Whatever you need to empty

Picture an empty bucket, the man says. An empty glass. An empty ashtray. Whatever you need to empty, empty it now. Right here.

“Empty that bitch,” you whisper in my ear.

A bowl of soup? Pour it out. A bathtub? Drain it. Your head spinning from all those thoughts about your own inadequacies? Let them go. Let them out. Let them exit the room, my friends.   

“I can’t believe you paid this guy money.”

Visualize the act of emptying to prepare yourself to be refilled.

You snort.

I wave you off and nod along with the man, who winks and gives us all a thumbs up. He adjusts his headset mic and races back to the other side of the stage.

Thirty minutes later, we’re in the food court of the art museum across the street. I’m refilling. Two Reubens, a large plate of fries, and a Caeser salad. I make myself stop so I have room for ice cream later. You don’t eat, of course. You offer me a Klonopin and I shake my head. You take three and pull me out toward the exhibit.

“Women in Arts,” you say and point. “All the women in all the arts.” You laugh and I walk beside you, the paintings and sculptures merging into a jumble as we wander. A giant vulva made of lightbulbs towers over a Cassatt garden next to a photograph of Simone Biles, mid-leap.

“I feel like I finally understand our gender,” you say, taking hold of my arm. We pass through room after room, your smile loosening, your steps slowing. You lean against me and I squeeze your hand. I love you, but I’m also thinking about ice cream, a soft serve with jimmies here or Ben & Jerry’s at the truck on the corner. Maybe three scoops with a waffle cone. Once I go home, it’ll be brown rice and a chicken breast with Rob. It’ll be What did you eat today? and Have you entered everything in your food journal? and You promised you’d do this for us, Julie.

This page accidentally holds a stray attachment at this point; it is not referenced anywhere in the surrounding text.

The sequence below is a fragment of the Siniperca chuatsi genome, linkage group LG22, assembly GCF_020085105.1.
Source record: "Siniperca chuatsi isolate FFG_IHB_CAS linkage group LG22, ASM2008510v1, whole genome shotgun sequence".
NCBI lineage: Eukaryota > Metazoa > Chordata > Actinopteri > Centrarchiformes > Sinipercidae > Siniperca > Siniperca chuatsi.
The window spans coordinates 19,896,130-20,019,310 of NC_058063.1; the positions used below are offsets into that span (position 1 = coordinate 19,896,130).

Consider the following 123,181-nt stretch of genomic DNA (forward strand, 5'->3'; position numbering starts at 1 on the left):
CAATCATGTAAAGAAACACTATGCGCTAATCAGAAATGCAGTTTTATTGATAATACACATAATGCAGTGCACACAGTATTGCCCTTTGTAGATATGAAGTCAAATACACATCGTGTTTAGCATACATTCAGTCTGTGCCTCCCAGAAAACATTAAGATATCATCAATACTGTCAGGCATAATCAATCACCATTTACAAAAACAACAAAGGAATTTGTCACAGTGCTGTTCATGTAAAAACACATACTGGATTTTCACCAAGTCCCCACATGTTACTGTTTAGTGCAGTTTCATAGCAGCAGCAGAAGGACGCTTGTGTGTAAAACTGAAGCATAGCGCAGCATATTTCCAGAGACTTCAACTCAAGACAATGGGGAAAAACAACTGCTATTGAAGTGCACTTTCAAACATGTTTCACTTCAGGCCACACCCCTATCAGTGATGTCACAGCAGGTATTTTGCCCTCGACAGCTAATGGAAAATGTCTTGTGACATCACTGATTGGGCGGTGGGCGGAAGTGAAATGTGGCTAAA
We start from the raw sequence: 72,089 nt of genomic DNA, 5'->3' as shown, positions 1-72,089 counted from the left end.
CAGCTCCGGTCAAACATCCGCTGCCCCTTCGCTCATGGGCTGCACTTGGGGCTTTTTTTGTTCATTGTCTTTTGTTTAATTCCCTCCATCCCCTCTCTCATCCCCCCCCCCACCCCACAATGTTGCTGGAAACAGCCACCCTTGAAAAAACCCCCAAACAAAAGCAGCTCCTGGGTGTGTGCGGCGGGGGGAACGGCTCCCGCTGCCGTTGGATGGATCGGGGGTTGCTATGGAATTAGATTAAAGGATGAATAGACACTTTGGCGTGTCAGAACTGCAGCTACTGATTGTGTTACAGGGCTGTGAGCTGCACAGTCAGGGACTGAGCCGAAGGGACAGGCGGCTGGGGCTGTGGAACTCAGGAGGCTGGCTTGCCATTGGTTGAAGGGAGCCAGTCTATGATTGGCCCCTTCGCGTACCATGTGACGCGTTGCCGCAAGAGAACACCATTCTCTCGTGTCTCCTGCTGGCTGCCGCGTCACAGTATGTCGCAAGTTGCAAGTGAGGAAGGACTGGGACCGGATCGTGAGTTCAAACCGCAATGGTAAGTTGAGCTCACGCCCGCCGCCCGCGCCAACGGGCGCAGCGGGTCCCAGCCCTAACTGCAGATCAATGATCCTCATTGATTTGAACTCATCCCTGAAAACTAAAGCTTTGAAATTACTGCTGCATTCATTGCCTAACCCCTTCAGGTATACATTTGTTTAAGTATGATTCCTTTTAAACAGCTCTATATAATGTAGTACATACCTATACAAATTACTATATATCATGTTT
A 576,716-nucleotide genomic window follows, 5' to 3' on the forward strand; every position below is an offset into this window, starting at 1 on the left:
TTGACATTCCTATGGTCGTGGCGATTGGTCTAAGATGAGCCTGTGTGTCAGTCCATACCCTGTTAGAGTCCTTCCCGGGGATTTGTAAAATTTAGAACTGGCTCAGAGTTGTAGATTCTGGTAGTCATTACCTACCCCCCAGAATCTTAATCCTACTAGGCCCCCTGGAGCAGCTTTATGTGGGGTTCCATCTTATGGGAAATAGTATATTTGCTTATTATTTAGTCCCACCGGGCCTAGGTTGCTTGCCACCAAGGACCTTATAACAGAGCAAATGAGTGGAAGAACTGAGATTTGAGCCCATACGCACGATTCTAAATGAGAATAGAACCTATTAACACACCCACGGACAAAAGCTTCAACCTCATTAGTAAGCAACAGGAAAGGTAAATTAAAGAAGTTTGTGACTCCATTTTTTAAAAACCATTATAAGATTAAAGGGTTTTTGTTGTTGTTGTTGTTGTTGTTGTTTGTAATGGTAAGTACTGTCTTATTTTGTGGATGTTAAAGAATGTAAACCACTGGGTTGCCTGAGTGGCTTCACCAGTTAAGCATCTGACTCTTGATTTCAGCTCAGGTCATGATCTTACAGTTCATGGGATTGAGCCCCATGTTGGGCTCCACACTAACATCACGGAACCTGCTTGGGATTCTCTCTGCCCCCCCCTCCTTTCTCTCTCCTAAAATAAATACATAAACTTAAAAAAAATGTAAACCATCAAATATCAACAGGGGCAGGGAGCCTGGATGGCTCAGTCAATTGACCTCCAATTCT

You pull out your vape and I grab it, then point to the double door to the sculpture garden up ahead. The weed will settle my stomach, I think. Three scoops or maybe-

“What’s this?” You point to a painting near the door. Barely a painting, more of a drawing, a sketch with a smudged red circle and then thinner, wobbly circles inside. A black scribble-smear along the top left curve. Like my niece did it in preschool.

I tug at you. I want to smoke and go get ice cream. I have to be home in an hour.

“Sandra Blow, have you heard of her?” Your body droops as you squint to make out the words on the plaque. I stop pulling as you put a hand next the frame, as you inch so close I wonder if an alarm will go off, if a security guard is watching us on a monitor somewhere.

“I’ll never paint anything like this,” you say and start to cry.

I look again. It’s not as simple as it looks. It’s unassuming, almost 3D. A container holding something. Empty, but ready to be filled. With what? If only we had the time, but now we have fifty-five minutes and I’m starving. I pull you up and kiss your cheek.

“Your art is better,” I swear, even though you stopped painting four years ago. “I love your art, Kat.”

“No,” you say and push at me, stumbling as I grab at you to keep you upright, to keep you from falling on your ass.

“I love you.” I grab harder and you shake your head no, no.

“Yes.” Both hands now squeezing, crushing your arms. You have to know this. You have to hear me. “Yes, Kat. Yes.” I squeeze and crush until you know this, until you hear me, until you crumble to the floor, into small pieces I shovel into my mouth.

“I love you,” I whisper, licking the crumbs of you from my hands.`

Red Circle Sandra Blow, 1960